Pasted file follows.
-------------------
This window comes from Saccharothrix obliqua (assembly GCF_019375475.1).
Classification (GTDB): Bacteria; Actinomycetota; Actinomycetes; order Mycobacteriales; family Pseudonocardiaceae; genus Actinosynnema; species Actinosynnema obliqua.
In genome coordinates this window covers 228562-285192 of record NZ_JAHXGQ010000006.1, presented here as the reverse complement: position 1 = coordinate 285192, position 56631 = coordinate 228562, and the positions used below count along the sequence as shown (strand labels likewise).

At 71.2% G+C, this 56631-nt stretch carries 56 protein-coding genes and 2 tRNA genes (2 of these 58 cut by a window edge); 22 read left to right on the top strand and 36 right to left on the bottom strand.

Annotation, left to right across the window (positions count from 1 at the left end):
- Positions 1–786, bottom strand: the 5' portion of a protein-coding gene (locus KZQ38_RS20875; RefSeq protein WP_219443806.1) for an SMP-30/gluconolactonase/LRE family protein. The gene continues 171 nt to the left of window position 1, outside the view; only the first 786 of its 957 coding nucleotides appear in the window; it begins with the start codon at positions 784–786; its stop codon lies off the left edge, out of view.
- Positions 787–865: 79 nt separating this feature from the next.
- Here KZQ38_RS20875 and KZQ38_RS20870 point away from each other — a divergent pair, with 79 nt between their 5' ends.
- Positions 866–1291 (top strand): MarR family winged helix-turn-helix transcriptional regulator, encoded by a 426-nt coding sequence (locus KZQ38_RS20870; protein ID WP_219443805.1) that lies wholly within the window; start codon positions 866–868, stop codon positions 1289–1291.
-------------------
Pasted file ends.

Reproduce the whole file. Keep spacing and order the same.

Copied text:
This window comes from Saccharothrix obliqua (assembly GCF_019375475.1).
Classification (GTDB): Bacteria; Actinomycetota; Actinomycetes; order Mycobacteriales; family Pseudonocardiaceae; genus Actinosynnema; species Actinosynnema obliqua.
In genome coordinates this window covers 228562-285192 of record NZ_JAHXGQ010000006.1, presented here as the reverse complement: position 1 = coordinate 285192, position 56631 = coordinate 228562, and the positions used below count along the sequence as shown (strand labels likewise).

At 71.2% G+C, this 56631-nt stretch carries 56 protein-coding genes and 2 tRNA genes (2 of these 58 cut by a window edge); 22 read left to right on the top strand and 36 right to left on the bottom strand.

Annotation, left to right across the window (positions count from 1 at the left end):
- Positions 1–786, bottom strand: the 5' portion of a protein-coding gene (locus KZQ38_RS20875; RefSeq protein WP_219443806.1) for an SMP-30/gluconolactonase/LRE family protein. The gene continues 171 nt to the left of window position 1, outside the view; only the first 786 of its 957 coding nucleotides appear in the window; it begins with the start codon at positions 784–786; its stop codon lies off the left edge, out of view.
- Positions 787–865: 79 nt separating this feature from the next.
- Here KZQ38_RS20875 and KZQ38_RS20870 point away from each other — a divergent pair, with 79 nt between their 5' ends.
- Positions 866–1291 (top strand): MarR family winged helix-turn-helix transcriptional regulator, encoded by a 426-nt coding sequence (locus KZQ38_RS20870; protein ID WP_219443805.1) that lies wholly within the window; start codon positions 866–868, stop codon positions 1289–1291.